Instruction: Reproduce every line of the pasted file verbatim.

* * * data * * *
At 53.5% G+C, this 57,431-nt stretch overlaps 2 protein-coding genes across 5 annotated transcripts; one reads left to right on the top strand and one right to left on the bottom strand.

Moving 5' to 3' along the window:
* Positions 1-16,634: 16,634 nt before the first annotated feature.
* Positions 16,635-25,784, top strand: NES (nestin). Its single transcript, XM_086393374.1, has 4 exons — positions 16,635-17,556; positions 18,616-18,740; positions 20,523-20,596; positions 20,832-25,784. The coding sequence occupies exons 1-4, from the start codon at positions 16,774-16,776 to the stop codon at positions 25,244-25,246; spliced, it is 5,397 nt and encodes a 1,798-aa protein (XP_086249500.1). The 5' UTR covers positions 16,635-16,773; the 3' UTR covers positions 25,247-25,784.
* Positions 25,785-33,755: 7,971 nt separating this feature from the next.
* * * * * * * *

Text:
At 53.5% G+C, this 57,431-nt stretch overlaps 2 protein-coding genes across 5 annotated transcripts; one reads left to right on the top strand and one right to left on the bottom strand.

Moving 5' to 3' along the window:
* Positions 1-16,634: 16,634 nt before the first annotated feature.
* Positions 16,635-25,784, top strand: NES (nestin). Its single transcript, XM_086393374.1, has 4 exons — positions 16,635-17,556; positions 18,616-18,740; positions 20,523-20,596; positions 20,832-25,784. The coding sequence occupies exons 1-4, from the start codon at positions 16,774-16,776 to the stop codon at positions 25,244-25,246; spliced, it is 5,397 nt and encodes a 1,798-aa protein (XP_086249500.1). The 5' UTR covers positions 16,635-16,773; the 3' UTR covers positions 25,247-25,784.
* Positions 25,785-33,755: 7,971 nt separating this feature from the next.